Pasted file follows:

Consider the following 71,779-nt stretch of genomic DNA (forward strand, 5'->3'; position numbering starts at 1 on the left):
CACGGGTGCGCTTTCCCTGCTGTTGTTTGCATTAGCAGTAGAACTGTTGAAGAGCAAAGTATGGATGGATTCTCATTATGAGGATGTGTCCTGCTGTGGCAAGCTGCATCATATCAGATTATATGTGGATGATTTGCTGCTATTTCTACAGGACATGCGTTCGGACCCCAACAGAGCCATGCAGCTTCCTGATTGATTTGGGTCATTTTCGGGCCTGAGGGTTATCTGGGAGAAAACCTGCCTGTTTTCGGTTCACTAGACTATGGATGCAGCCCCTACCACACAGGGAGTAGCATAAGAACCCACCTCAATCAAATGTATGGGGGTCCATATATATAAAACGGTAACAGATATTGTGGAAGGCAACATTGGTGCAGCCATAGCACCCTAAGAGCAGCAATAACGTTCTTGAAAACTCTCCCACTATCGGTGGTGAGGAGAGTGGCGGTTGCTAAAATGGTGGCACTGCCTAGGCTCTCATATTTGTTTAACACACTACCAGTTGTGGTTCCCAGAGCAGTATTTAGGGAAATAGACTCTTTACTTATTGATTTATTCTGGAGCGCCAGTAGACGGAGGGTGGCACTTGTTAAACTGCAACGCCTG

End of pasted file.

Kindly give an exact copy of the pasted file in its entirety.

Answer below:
Consider the following 71,779-nt stretch of genomic DNA (forward strand, 5'->3'; position numbering starts at 1 on the left):
CACGGGTGCGCTTTCCCTGCTGTTGTTTGCATTAGCAGTAGAACTGTTGAAGAGCAAAGTATGGATGGATTCTCATTATGAGGATGTGTCCTGCTGTGGCAAGCTGCATCATATCAGATTATATGTGGATGATTTGCTGCTATTTCTACAGGACATGCGTTCGGACCCCAACAGAGCCATGCAGCTTCCTGATTGATTTGGGTCATTTTCGGGCCTGAGGGTTATCTGGGAGAAAACCTGCCTGTTTTCGGTTCACTAGACTATGGATGCAGCCCCTACCACACAGGGAGTAGCATAAGAACCCACCTCAATCAAATGTATGGGGGTCCATATATATAAAACGGTAACAGATATTGTGGAAGGCAACATTGGTGCAGCCATAGCACCCTAAGAGCAGCAATAACGTTCTTGAAAACTCTCCCACTATCGGTGGTGAGGAGAGTGGCGGTTGCTAAAATGGTGGCACTGCCTAGGCTCTCATATTTGTTTAACACACTACCAGTTGTGGTTCCCAGAGCAGTATTTAGGGAAATAGACTCTTTACTTATTGATTTATTCTGGAGCGCCAGTAGACGGAGGGTGGCACTTGTTAAACTGCAACGCCTG